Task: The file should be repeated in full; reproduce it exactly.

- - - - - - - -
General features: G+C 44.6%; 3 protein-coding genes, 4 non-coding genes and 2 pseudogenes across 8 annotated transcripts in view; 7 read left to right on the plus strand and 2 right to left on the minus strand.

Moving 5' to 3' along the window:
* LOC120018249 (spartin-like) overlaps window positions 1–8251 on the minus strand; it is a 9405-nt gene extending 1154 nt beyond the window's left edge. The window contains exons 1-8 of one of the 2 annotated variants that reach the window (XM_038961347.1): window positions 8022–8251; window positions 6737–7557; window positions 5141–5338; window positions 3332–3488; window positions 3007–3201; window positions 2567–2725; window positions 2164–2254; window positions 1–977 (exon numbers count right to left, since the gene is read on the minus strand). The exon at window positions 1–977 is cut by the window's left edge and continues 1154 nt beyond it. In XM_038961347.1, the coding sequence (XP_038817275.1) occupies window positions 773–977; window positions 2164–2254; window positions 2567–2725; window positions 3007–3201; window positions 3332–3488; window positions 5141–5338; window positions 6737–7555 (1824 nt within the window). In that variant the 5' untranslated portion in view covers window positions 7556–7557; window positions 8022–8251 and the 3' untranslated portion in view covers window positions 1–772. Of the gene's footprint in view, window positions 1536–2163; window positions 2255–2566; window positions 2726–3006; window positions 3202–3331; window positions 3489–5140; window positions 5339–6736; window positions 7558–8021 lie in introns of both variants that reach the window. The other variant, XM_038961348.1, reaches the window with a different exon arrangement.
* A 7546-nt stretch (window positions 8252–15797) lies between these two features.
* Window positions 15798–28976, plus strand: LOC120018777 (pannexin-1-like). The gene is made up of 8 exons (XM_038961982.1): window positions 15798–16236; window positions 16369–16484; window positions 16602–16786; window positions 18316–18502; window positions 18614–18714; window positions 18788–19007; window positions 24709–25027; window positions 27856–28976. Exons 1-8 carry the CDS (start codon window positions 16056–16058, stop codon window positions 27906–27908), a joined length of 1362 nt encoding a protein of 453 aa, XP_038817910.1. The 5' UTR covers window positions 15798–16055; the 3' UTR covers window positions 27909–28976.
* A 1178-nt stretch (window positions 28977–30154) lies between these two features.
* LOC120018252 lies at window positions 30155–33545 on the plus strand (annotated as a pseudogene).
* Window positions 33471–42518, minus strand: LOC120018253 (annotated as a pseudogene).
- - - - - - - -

General features: G+C 44.6%; 3 protein-coding genes, 4 non-coding genes and 2 pseudogenes across 8 annotated transcripts in view; 7 read left to right on the plus strand and 2 right to left on the minus strand.

Moving 5' to 3' along the window:
* LOC120018249 (spartin-like) overlaps window positions 1–8251 on the minus strand; it is a 9405-nt gene extending 1154 nt beyond the window's left edge. The window contains exons 1-8 of one of the 2 annotated variants that reach the window (XM_038961347.1): window positions 8022–8251; window positions 6737–7557; window positions 5141–5338; window positions 3332–3488; window positions 3007–3201; window positions 2567–2725; window positions 2164–2254; window positions 1–977 (exon numbers count right to left, since the gene is read on the minus strand). The exon at window positions 1–977 is cut by the window's left edge and continues 1154 nt beyond it. In XM_038961347.1, the coding sequence (XP_038817275.1) occupies window positions 773–977; window positions 2164–2254; window positions 2567–2725; window positions 3007–3201; window positions 3332–3488; window positions 5141–5338; window positions 6737–7555 (1824 nt within the window). In that variant the 5' untranslated portion in view covers window positions 7556–7557; window positions 8022–8251 and the 3' untranslated portion in view covers window positions 1–772. Of the gene's footprint in view, window positions 1536–2163; window positions 2255–2566; window positions 2726–3006; window positions 3202–3331; window positions 3489–5140; window positions 5339–6736; window positions 7558–8021 lie in introns of both variants that reach the window. The other variant, XM_038961348.1, reaches the window with a different exon arrangement.
* A 7546-nt stretch (window positions 8252–15797) lies between these two features.
* Window positions 15798–28976, plus strand: LOC120018777 (pannexin-1-like). The gene is made up of 8 exons (XM_038961982.1): window positions 15798–16236; window positions 16369–16484; window positions 16602–16786; window positions 18316–18502; window positions 18614–18714; window positions 18788–19007; window positions 24709–25027; window positions 27856–28976. Exons 1-8 carry the CDS (start codon window positions 16056–16058, stop codon window positions 27906–27908), a joined length of 1362 nt encoding a protein of 453 aa, XP_038817910.1. The 5' UTR covers window positions 15798–16055; the 3' UTR covers window positions 27909–28976.
* A 1178-nt stretch (window positions 28977–30154) lies between these two features.
* LOC120018252 lies at window positions 30155–33545 on the plus strand (annotated as a pseudogene).
* Window positions 33471–42518, minus strand: LOC120018253 (annotated as a pseudogene).